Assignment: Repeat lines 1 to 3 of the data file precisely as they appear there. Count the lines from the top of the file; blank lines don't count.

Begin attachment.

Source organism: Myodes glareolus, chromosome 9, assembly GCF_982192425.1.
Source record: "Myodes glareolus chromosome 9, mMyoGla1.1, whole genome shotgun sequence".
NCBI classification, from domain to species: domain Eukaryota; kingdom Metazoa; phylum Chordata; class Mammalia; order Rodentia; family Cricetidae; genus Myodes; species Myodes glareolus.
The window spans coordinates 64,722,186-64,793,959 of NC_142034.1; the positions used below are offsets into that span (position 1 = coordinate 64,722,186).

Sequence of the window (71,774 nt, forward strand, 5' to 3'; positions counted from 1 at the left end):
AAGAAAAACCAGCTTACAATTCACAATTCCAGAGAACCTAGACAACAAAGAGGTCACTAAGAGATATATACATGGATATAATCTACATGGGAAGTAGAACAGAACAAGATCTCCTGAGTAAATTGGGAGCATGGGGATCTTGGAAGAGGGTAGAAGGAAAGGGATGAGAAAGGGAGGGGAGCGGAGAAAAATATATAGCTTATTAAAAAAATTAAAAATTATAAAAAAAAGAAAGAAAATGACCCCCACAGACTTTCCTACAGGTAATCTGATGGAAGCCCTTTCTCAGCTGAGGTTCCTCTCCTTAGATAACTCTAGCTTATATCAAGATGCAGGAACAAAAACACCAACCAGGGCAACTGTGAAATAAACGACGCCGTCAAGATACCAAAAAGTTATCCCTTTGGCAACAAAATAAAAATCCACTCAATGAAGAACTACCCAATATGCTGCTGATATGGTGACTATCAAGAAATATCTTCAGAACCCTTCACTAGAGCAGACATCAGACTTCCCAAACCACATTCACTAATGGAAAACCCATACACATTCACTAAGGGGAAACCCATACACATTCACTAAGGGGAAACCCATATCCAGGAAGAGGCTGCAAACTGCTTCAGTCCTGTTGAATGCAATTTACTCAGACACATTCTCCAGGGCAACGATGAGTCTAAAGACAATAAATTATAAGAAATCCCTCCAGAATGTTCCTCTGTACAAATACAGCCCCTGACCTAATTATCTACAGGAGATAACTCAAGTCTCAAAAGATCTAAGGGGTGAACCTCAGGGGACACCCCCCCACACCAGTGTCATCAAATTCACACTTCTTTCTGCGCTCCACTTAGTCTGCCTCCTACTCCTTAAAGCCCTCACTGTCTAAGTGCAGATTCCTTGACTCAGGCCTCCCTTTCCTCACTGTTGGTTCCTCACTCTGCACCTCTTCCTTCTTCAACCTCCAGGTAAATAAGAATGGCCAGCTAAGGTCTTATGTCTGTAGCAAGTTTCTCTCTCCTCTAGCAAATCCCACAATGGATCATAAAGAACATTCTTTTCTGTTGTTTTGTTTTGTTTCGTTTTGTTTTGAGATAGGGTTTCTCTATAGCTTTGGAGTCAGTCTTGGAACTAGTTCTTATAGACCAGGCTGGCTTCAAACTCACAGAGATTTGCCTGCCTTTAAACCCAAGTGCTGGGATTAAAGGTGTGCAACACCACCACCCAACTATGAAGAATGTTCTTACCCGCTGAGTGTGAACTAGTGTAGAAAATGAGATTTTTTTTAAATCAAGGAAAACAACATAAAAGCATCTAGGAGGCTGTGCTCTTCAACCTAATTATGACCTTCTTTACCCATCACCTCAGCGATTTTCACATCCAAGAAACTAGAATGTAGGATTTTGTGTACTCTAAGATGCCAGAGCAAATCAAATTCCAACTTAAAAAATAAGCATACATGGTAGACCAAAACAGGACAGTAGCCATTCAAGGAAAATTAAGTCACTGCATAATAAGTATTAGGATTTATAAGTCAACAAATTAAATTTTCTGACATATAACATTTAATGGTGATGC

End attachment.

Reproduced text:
Source organism: Myodes glareolus, chromosome 9, assembly GCF_982192425.1.
Source record: "Myodes glareolus chromosome 9, mMyoGla1.1, whole genome shotgun sequence".
NCBI classification, from domain to species: domain Eukaryota; kingdom Metazoa; phylum Chordata; class Mammalia; order Rodentia; family Cricetidae; genus Myodes; species Myodes glareolus.